Jimi Hendrix - The Cry of Love
Jimi Hendrix - First Rays of the New Rising Sun
Album Comparisons: The Cry of Love / First Rays of the New Rising Sun
Hendrix died an untimely death in 1970, during production of his intended follow up to Electric Ladyland. At the time of his death, a few songs had been completely finished - written, recorded, and mixed - and several others were in various stages of completion. The Cry of Love, released in 1971, represented an attempt by Hendrix's engineer (Eddie Kramer) and drummer (Mitch Mitchell) to complete the album, and was the first of numerous posthumous LPs which showed Hendrix moving toward a more funk-rooted style. Unlike some of the later releases, The Cry of Love featured original instrumentation by Hendrix's collaborators as opposed to session musicians recorded and dubbed in years after the fact. In 1997, after the Hendrix family gained control of his estate, the album was deleted and replaced by a much meatier compilation issued under the title First Rays of the New Rising Sun, which featured a total of seventeen tracks and included the entire contents of the earlier Cry of Love LP. In 2014, the Cry of Love collection was reissued in a newly remastered version. How do these three releases compare? Note: This comparison is only of the songs featured on the Cry of Love album, omitting the additional material found on First Rays of the New Rising Sun.

Freedom

The Cry of Love (1987 Reprise release)

Freedom

First Rays of the New Rising Sun (1997)

Freedom

The Cry of Love (2014 Experience Hendrix release)

Freedom

Drifting

The Cry of Love (1987 Reprise release)

Drifting

First Rays of the New Rising Sun (1997)

Drifting

The Cry of Love (2014 Experience Hendrix release)

Drifting

Ezy Ryder

The Cry of Love (1987 Reprise release)

Ezy Ryder

First Rays of the New Rising Sun (1997)

Ezy Ryder

The Cry of Love (2014 Experience Hendrix release)

Ezy Ryder

Night Bird Flying

The Cry of Love (1987 Reprise release)

Night Bird Flying

First Rays of the New Rising Sun (1997)

Night Bird Flying

The Cry of Love (2014 Experience Hendrix release)

Night Bird Flying

My Friend

The Cry of Love (1987 Reprise release)

My Friend

First Rays of the New Rising Sun (1997)

My Friend

The Cry of Love (2014 Experience Hendrix release)

My Friend

Straight Ahead

The Cry of Love (1987 Reprise release)

Straight Ahead

First Rays of the New Rising Sun (1997)

Straight Ahead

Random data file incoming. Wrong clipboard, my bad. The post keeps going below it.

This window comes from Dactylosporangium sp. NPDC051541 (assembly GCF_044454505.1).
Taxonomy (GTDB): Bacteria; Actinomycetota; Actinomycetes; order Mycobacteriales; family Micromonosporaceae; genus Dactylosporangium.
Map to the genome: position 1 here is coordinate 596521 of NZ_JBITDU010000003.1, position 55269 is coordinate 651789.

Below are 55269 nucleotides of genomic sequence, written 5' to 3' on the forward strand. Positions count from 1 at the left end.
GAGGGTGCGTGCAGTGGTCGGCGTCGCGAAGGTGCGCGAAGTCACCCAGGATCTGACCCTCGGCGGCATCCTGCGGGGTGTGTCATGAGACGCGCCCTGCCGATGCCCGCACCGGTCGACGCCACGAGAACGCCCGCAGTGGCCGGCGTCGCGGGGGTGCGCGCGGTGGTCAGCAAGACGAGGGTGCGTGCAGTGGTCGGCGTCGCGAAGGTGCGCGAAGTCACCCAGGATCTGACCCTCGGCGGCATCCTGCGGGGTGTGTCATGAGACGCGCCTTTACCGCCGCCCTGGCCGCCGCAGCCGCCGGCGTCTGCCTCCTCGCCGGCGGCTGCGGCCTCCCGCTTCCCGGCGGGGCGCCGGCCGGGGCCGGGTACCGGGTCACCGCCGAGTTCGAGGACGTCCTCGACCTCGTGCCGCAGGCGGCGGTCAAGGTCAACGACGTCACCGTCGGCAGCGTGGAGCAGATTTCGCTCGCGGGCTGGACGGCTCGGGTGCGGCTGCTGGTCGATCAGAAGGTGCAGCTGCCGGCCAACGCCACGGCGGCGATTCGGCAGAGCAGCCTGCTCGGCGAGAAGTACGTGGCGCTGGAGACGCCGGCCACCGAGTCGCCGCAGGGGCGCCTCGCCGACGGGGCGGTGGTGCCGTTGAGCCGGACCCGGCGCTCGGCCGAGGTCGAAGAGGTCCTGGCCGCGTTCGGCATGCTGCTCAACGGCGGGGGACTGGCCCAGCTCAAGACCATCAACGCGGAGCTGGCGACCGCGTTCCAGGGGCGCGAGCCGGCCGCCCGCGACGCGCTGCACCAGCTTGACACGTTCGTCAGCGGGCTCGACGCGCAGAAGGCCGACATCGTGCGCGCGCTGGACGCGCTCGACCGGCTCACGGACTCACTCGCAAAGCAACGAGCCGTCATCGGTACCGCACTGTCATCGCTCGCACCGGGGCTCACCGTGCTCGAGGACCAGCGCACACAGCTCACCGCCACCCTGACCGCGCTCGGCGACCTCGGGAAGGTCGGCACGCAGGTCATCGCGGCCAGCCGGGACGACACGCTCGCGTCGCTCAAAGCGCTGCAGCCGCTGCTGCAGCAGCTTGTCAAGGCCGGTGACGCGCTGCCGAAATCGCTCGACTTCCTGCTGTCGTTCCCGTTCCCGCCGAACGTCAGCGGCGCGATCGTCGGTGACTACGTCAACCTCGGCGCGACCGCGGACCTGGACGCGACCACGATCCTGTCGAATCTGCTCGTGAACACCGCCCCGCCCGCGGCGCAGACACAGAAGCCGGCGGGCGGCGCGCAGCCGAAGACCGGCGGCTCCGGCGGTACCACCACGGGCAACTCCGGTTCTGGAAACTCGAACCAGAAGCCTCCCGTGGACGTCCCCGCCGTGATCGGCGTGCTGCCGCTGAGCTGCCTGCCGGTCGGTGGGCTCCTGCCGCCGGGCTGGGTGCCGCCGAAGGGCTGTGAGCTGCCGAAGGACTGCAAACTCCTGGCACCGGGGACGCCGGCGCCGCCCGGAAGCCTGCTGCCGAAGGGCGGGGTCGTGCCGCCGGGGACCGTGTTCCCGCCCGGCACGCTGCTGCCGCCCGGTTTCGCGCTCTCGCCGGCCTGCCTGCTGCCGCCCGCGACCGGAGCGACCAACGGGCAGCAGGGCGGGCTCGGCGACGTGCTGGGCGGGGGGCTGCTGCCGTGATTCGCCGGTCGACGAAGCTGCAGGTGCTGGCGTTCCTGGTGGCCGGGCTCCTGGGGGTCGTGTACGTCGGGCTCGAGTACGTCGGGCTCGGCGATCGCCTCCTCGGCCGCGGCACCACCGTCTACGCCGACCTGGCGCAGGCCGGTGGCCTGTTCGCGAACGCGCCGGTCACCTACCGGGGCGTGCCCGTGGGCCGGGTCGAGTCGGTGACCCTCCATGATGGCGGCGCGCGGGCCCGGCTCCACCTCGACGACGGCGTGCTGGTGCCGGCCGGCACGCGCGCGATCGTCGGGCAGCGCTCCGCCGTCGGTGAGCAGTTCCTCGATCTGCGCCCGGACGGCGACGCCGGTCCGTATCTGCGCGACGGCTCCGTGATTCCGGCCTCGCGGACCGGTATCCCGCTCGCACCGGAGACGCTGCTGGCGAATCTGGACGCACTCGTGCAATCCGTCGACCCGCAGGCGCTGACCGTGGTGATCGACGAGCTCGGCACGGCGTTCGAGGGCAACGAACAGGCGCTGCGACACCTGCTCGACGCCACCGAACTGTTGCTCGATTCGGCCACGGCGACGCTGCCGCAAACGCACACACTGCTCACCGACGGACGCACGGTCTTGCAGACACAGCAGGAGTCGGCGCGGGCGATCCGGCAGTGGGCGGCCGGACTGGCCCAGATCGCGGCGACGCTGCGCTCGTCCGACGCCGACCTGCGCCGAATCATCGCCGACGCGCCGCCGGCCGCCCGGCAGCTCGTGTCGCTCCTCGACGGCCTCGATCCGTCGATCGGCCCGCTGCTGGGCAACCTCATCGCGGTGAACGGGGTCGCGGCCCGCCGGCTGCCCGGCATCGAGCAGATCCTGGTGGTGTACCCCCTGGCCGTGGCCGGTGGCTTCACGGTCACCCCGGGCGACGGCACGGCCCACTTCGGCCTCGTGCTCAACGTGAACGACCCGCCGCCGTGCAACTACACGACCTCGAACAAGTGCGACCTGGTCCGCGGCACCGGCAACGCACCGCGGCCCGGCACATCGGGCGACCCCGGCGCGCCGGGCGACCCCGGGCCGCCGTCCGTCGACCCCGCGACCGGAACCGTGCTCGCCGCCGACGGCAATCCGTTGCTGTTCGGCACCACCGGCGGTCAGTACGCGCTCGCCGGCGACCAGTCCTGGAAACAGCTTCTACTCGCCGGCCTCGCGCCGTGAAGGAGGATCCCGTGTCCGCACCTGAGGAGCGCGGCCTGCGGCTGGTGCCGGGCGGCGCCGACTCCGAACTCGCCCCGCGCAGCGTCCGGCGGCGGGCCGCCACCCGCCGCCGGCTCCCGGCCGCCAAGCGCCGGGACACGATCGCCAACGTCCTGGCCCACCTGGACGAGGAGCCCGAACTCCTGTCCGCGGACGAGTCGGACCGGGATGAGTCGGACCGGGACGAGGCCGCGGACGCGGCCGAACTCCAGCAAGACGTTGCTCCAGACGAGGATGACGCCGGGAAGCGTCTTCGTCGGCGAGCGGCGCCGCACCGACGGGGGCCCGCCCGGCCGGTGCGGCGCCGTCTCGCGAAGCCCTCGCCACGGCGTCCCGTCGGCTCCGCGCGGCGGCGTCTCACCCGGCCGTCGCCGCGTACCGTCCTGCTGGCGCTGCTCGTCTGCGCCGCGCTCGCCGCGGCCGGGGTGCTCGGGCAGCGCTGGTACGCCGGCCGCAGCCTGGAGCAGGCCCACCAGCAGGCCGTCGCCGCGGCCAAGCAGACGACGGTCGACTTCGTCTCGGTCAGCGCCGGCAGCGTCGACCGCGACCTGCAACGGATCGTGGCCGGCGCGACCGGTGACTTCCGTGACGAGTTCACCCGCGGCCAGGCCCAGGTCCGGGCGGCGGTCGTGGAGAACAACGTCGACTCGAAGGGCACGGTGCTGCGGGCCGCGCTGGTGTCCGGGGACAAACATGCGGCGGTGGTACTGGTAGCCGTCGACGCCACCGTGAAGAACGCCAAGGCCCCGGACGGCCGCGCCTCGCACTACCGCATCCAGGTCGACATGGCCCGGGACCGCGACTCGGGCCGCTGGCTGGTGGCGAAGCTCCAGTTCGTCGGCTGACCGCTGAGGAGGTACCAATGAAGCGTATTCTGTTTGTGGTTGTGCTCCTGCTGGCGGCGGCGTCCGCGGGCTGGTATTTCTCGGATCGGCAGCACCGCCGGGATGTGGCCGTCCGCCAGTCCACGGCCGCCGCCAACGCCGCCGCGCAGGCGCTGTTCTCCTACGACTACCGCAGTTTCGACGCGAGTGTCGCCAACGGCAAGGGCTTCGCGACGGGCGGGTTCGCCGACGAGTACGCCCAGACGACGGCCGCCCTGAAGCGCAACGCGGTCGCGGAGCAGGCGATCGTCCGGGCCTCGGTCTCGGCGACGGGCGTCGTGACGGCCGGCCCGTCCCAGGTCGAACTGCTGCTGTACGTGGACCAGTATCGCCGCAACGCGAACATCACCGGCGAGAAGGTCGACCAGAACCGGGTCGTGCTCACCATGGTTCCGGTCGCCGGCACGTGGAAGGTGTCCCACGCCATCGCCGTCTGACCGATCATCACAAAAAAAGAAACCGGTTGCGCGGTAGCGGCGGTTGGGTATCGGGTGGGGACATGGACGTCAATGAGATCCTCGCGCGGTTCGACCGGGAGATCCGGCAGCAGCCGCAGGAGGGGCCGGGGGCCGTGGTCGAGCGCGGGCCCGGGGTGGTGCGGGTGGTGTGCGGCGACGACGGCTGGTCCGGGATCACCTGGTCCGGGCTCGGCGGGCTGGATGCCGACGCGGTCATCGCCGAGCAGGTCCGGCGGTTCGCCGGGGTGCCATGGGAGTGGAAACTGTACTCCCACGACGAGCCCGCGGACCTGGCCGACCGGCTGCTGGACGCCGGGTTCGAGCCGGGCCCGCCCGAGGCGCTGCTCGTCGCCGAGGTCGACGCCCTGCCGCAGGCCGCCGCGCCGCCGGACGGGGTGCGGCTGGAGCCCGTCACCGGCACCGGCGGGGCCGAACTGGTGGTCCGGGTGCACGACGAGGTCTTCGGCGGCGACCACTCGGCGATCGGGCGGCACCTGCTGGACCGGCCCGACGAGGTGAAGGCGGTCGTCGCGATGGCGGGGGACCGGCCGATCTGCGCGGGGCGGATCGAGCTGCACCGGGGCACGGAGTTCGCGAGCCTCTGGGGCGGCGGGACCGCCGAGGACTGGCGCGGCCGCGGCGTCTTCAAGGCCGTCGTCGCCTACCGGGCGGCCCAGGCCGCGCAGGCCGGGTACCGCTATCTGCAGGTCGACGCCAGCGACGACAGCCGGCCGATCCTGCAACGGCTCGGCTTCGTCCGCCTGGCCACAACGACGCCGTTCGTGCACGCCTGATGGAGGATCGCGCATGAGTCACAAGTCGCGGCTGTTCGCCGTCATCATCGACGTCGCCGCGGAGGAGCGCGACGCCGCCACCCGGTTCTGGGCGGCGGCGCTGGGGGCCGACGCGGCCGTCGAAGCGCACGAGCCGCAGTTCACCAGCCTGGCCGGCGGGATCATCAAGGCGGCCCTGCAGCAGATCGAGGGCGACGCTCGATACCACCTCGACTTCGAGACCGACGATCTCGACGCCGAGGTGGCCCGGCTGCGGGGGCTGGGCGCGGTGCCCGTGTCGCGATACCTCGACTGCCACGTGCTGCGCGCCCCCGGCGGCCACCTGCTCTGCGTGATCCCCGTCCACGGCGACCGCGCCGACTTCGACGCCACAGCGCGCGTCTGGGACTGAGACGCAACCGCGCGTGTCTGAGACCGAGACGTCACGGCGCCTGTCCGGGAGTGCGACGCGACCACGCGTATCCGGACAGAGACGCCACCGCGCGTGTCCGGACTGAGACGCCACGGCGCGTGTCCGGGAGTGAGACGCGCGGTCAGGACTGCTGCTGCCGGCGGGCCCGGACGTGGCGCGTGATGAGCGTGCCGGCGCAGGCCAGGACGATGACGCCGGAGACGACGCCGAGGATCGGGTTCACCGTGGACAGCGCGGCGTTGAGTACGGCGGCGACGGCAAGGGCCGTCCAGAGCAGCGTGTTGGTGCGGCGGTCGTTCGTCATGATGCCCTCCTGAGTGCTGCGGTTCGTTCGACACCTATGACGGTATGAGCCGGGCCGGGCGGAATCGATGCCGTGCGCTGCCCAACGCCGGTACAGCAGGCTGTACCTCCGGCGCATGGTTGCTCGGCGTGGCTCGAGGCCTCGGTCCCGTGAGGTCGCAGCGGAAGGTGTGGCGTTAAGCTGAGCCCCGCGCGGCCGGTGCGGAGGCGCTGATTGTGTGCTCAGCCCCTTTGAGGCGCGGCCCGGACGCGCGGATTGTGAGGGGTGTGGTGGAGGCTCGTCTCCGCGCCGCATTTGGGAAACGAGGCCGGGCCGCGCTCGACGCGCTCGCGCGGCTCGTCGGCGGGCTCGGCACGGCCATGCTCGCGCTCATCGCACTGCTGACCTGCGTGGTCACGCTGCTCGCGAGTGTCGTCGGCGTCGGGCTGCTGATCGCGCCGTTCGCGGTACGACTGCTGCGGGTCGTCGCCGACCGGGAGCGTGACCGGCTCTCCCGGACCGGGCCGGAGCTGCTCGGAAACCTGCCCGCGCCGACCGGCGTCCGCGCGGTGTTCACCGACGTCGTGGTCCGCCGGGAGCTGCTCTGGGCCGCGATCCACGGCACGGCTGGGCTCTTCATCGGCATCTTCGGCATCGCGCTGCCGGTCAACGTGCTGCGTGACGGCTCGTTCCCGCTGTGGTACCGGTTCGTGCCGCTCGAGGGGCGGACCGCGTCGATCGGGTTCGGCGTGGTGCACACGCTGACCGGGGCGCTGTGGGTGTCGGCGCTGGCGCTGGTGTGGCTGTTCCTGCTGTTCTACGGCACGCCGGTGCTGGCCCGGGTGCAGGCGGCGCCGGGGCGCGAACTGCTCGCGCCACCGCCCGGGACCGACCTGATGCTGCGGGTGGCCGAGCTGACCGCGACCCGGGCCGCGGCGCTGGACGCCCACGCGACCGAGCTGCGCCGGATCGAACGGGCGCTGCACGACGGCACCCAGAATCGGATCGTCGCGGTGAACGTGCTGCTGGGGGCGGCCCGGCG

The Cry of Love (2014 Experience Hendrix release)

Straight Ahead

Astro Man

The Cry of Love (1987 Reprise release)

Astro Man

First Rays of the New Rising Sun (1997)

Astro Man

The Cry of Love (2014 Experience Hendrix release)

Astro Man

Angel

The Cry of Love (1987 Reprise release)

Angel

First Rays of the New Rising Sun (1997)

Angel

The Cry of Love (2014 Experience Hendrix release)

Angel

In From the Storm

The Cry of Love (1987 Reprise release)

In From the Storm

First Rays of the New Rising Sun (1997)

In From the Storm

The Cry of Love (2014 Experience Hendrix release)

In From the Storm

Belly Button Window

The Cry of Love (1987 Reprise release)

Belly Button Window

First Rays of the New Rising Sun (1997)

Belly Button Window

The Cry of Love (2014 Experience Hendrix release)

Belly Button Window
And the winner is: The Cry of Love, 2014 Experience Hendrix release. The earlier Cry of Love CD sounds pretty thin, a lot like a needledrop, despite the better apparent dynamics over the First Rays disc. The First Rays release overall sounds great, but I have to point out one glaring issue with the mastering job, and it's at the start of the very first song, "Freedom." When the intro segues into the bass at about seven seconds in, there's a very noticeable half second or so of clipping distortion that accompanies it. I used to think this was a fault in the master tape itself, where the volume of the mix had been pushed too hard and caused distortion similar to that heard in all the pre-2009 issues of "I Want You (She's So Heavy)" on The Beatles' Abbey Road (digitally removed in the 2009 remaster). However, a listening comparison of the First Rays version with both of the Cry of Love CDs reveals that the fault is entirely due to the overly loud mastering. Even worse, another instance of this type of distortion occurs at about 1:31 into "Night Bird Flying," during a particularly loud drum section. This kind of fault is absolutely avoidable, and completely unacceptable, and it mars the overall presentation of this disc. Other than that, though, the 1995 CD sounds sonically superior to the earlier 1987 disc in every way, and it doesn't feature the irritatingly reversed stereo channels found on the older disc's first track. But the most recent 2014 Experience Hendrix release crushes both of them, featuring the original master tapes AND an absolutely top notch mastering job with outstanding dynamics. I'm admittedly very surprised to see a 2014 disc that looks and sounds like this, but here's hoping that this bodes well for future re-releases in the Experience Hendrix series.